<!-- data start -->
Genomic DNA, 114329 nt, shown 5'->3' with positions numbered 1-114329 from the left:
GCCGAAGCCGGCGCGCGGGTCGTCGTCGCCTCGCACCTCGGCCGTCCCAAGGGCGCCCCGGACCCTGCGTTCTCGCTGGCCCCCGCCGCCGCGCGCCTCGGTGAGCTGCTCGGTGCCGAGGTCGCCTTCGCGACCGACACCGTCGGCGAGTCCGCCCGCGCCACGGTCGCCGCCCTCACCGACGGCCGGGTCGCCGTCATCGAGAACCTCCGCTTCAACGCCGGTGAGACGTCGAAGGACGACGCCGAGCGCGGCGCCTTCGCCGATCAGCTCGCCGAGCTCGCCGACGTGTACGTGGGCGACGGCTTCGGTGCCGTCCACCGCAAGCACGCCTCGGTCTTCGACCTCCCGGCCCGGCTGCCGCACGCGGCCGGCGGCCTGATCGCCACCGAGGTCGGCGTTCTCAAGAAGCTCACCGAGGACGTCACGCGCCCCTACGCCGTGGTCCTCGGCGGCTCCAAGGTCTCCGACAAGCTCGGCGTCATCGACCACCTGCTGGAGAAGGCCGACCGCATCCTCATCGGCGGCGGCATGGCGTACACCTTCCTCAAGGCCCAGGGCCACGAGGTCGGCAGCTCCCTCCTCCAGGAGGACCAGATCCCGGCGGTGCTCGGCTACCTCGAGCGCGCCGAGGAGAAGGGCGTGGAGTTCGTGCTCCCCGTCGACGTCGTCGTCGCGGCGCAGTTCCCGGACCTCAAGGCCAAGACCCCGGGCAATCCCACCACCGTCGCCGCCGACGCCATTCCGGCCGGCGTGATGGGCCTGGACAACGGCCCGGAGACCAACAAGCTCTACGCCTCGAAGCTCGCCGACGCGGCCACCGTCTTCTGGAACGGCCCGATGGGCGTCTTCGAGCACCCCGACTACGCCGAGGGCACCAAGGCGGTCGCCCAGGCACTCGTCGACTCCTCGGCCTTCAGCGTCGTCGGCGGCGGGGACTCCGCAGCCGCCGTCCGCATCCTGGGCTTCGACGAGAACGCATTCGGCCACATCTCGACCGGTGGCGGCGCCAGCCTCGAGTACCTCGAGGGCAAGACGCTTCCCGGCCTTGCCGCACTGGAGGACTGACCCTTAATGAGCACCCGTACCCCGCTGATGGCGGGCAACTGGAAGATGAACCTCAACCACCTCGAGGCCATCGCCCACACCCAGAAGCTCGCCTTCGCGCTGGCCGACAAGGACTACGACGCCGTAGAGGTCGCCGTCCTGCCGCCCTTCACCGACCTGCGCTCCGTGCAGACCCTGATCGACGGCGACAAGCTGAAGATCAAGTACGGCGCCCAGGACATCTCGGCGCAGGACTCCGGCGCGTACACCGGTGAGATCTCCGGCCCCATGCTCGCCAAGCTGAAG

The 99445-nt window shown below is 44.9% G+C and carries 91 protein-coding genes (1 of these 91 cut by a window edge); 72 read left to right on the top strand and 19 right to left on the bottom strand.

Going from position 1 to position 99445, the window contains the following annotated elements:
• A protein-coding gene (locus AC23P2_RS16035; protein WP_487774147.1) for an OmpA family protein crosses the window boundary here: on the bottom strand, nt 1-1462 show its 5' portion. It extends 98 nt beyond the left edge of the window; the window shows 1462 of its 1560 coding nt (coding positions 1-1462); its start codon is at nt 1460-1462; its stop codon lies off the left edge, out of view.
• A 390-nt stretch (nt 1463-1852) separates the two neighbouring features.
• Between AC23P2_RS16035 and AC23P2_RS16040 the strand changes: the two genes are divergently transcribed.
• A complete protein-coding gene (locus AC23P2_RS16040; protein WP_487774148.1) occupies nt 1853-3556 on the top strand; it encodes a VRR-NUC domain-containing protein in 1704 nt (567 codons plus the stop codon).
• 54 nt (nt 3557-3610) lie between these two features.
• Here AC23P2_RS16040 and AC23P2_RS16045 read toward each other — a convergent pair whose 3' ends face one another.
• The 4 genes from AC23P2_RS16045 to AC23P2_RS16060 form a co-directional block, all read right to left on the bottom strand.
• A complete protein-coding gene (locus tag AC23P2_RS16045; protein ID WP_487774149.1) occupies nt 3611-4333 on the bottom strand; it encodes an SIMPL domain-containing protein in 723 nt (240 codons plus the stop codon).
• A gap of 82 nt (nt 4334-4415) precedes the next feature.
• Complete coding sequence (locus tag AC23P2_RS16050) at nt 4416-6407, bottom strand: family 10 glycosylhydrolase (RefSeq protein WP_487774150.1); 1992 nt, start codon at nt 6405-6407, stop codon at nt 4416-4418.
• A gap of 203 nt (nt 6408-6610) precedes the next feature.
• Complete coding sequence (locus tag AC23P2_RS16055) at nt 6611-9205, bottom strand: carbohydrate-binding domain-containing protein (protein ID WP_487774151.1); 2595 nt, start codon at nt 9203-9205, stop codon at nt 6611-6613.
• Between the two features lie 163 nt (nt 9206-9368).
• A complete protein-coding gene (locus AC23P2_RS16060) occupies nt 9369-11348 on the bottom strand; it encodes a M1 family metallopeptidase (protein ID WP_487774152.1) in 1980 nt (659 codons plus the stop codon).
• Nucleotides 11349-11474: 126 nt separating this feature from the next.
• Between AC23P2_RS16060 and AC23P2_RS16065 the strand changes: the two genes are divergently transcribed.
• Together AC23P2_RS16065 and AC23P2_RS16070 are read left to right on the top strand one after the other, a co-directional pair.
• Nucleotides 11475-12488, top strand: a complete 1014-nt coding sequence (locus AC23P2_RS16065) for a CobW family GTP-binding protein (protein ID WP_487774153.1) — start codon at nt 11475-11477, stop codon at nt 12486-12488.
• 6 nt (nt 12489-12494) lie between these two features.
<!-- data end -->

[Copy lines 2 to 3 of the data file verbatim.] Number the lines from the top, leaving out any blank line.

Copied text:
GCCGAAGCCGGCGCGCGGGTCGTCGTCGCCTCGCACCTCGGCCGTCCCAAGGGCGCCCCGGACCCTGCGTTCTCGCTGGCCCCCGCCGCCGCGCGCCTCGGTGAGCTGCTCGGTGCCGAGGTCGCCTTCGCGACCGACACCGTCGGCGAGTCCGCCCGCGCCACGGTCGCCGCCCTCACCGACGGCCGGGTCGCCGTCATCGAGAACCTCCGCTTCAACGCCGGTGAGACGTCGAAGGACGACGCCGAGCGCGGCGCCTTCGCCGATCAGCTCGCCGAGCTCGCCGACGTGTACGTGGGCGACGGCTTCGGTGCCGTCCACCGCAAGCACGCCTCGGTCTTCGACCTCCCGGCCCGGCTGCCGCACGCGGCCGGCGGCCTGATCGCCACCGAGGTCGGCGTTCTCAAGAAGCTCACCGAGGACGTCACGCGCCCCTACGCCGTGGTCCTCGGCGGCTCCAAGGTCTCCGACAAGCTCGGCGTCATCGACCACCTGCTGGAGAAGGCCGACCGCATCCTCATCGGCGGCGGCATGGCGTACACCTTCCTCAAGGCCCAGGGCCACGAGGTCGGCAGCTCCCTCCTCCAGGAGGACCAGATCCCGGCGGTGCTCGGCTACCTCGAGCGCGCCGAGGAGAAGGGCGTGGAGTTCGTGCTCCCCGTCGACGTCGTCGTCGCGGCGCAGTTCCCGGACCTCAAGGCCAAGACCCCGGGCAATCCCACCACCGTCGCCGCCGACGCCATTCCGGCCGGCGTGATGGGCCTGGACAACGGCCCGGAGACCAACAAGCTCTACGCCTCGAAGCTCGCCGACGCGGCCACCGTCTTCTGGAACGGCCCGATGGGCGTCTTCGAGCACCCCGACTACGCCGAGGGCACCAAGGCGGTCGCCCAGGCACTCGTCGACTCCTCGGCCTTCAGCGTCGTCGGCGGCGGGGACTCCGCAGCCGCCGTCCGCATCCTGGGCTTCGACGAGAACGCATTCGGCCACATCTCGACCGGTGGCGGCGCCAGCCTCGAGTACCTCGAGGGCAAGACGCTTCCCGGCCTTGCCGCACTGGAGGACTGACCCTTAATGAGCACCCGTACCCCGCTGATGGCGGGCAACTGGAAGATGAACCTCAACCACCTCGAGGCCATCGCCCACACCCAGAAGCTCGCCTTCGCGCTGGCCGACAAGGACTACGACGCCGTAGAGGTCGCCGTCCTGCCGCCCTTCACCGACCTGCGCTCCGTGCAGACCCTGATCGACGGCGACAAGCTGAAGATCAAGTACGGCGCCCAGGACATCTCGGCGCAGGACTCCGGCGCGTACACCGGTGAGATCTCCGGCCCCATGCTCGCCAAGCTGAAG

The 99445-nt window shown below is 44.9% G+C and carries 91 protein-coding genes (1 of these 91 cut by a window edge); 72 read left to right on the top strand and 19 right to left on the bottom strand.